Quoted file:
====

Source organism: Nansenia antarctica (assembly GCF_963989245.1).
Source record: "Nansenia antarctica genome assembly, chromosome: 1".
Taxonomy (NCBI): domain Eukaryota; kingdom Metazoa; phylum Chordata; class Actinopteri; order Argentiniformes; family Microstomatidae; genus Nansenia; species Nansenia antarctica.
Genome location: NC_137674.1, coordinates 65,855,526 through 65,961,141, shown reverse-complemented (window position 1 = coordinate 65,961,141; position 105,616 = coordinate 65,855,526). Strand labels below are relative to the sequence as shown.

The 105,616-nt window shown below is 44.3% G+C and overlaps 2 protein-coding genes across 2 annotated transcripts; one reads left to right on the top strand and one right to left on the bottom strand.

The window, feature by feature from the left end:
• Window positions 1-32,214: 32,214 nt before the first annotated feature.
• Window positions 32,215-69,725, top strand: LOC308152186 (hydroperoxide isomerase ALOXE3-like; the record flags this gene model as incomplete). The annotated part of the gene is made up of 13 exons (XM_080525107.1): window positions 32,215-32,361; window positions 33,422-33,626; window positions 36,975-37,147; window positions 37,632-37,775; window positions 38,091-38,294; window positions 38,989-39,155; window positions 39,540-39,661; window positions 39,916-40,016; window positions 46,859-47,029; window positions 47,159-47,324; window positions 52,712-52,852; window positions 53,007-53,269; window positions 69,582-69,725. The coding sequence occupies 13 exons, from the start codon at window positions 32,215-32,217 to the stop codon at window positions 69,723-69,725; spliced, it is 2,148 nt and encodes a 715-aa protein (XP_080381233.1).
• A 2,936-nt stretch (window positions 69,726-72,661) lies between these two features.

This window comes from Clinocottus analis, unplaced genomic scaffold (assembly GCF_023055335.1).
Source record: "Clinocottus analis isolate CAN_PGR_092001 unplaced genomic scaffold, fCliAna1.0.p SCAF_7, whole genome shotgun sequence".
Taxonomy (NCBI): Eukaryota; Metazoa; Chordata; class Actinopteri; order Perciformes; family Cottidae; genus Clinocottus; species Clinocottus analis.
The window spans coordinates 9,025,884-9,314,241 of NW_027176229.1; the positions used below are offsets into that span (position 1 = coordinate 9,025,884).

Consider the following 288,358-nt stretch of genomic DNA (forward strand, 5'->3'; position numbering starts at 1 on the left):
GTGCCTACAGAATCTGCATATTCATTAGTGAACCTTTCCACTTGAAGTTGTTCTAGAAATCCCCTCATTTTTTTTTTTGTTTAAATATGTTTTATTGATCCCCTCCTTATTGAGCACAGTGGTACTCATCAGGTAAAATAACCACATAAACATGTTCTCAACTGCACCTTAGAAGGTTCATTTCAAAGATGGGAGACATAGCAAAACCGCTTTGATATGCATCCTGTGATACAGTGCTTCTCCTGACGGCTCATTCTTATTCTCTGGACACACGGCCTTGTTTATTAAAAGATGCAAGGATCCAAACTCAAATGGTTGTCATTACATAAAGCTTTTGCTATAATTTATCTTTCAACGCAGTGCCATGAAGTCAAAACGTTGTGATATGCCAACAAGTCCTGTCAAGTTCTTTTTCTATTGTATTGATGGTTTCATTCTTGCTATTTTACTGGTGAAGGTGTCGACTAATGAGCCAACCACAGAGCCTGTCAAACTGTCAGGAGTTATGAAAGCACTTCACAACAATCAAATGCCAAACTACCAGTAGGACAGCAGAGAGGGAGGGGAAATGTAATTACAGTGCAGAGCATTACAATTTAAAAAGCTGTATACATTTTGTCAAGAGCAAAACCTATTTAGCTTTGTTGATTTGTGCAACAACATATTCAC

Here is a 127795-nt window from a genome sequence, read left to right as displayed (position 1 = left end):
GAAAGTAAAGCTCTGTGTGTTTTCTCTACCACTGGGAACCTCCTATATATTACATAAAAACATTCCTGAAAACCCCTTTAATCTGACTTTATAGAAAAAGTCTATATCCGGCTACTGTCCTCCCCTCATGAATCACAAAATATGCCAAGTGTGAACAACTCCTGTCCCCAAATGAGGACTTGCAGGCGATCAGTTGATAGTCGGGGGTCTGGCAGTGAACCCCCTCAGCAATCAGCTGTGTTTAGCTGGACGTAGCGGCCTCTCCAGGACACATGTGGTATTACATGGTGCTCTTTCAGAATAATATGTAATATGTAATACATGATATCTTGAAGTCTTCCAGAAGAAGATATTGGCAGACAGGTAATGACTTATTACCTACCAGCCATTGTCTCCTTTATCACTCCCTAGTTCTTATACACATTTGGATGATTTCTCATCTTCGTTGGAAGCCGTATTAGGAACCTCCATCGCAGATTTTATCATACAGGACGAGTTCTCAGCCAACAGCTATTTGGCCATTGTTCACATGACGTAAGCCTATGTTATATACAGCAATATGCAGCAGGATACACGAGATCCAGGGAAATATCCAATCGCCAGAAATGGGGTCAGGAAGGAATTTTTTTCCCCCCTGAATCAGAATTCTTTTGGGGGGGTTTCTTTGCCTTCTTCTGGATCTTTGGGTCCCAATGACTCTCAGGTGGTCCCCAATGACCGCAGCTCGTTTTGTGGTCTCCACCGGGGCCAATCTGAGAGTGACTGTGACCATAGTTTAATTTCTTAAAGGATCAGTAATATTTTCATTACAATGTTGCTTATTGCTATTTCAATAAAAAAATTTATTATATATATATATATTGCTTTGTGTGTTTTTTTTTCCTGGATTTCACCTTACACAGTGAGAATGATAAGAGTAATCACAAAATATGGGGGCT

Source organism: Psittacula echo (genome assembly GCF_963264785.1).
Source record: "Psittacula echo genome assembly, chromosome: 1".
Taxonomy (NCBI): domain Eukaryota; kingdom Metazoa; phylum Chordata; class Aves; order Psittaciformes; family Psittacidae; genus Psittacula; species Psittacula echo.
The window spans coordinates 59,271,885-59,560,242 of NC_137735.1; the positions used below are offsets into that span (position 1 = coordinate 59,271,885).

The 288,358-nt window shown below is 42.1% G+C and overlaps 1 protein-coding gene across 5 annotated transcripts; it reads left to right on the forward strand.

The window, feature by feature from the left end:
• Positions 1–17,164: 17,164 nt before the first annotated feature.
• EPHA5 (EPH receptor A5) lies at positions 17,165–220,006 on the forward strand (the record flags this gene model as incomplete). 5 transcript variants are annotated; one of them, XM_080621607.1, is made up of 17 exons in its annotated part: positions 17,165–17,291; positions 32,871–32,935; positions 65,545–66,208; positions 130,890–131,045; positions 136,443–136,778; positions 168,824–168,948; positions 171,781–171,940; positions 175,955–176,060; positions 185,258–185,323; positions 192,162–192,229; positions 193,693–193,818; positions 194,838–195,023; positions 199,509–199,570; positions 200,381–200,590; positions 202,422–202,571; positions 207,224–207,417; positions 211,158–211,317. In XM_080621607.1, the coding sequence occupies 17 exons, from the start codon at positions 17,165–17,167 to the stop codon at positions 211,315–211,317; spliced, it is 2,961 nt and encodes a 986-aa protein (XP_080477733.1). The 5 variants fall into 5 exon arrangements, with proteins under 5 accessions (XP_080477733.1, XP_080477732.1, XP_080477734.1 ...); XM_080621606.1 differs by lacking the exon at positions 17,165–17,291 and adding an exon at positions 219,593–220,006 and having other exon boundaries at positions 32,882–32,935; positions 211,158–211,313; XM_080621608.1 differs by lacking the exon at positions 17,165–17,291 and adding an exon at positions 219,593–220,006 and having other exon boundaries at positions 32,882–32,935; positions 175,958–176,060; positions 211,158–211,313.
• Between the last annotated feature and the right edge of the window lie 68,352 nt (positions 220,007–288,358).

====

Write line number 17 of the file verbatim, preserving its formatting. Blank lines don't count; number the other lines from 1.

GAAAGTAAAGCTCTGTGTGTTTTCTCTACCACTGGGAACCTCCTATATATTACATAAAAACATTCCTGAAAACCCCTTTAATCTGACTTTATAGAAAAAGTCTATATCCGGCTACTGTCCTCCCCTCATGAATCACAAAATATGCCAAGTGTGAACAACTCCTGTCCCCAAATGAGGACTTGCAGGCGATCAGTTGATAGTCGGGGGTCTGGCAGTGAACCCCCTCAGCAATCAGCTGTGTTTAGCTGGACGTAGCGGCCTCTCCAGGACACATGTGGTATTACATGGTGCTCTTTCAGAATAATATGTAATATGTAATACATGATATCTTGAAGTCTTCCAGAAGAAGATATTGGCAGACAGGTAATGACTTATTACCTACCAGCCATTGTCTCCTTTATCACTCCCTAGTTCTTATACACATTTGGATGATTTCTCATCTTCGTTGGAAGCCGTATTAGGAACCTCCATCGCAGATTTTATCATACAGGACGAGTTCTCAGCCAACAGCTATTTGGCCATTGTTCACATGACGTAAGCCTATGTTATATACAGCAATATGCAGCAGGATACACGAGATCCAGGGAAATATCCAATCGCCAGAAATGGGGTCAGGAAGGAATTTTTTTCCCCCCTGAATCAGAATTCTTTTGGGGGGGTTTCTTTGCCTTCTTCTGGATCTTTGGGTCCCAATGACTCTCAGGTGGTCCCCAATGACCGCAGCTCGTTTTGTGGTCTCCACCGGGGCCAATCTGAGAGTGACTGTGACCATAGTTTAATTTCTTAAAGGATCAGTAATATTTTCATTACAATGTTGCTTATTGCTATTTCAATAAAAAAATTTATTATATATATATATATTGCTTTGTGTGTTTTTTTTTCCTGGATTTCACCTTACACAGTGAGAATGATAAGAGTAATCACAAAATATGGGGGCT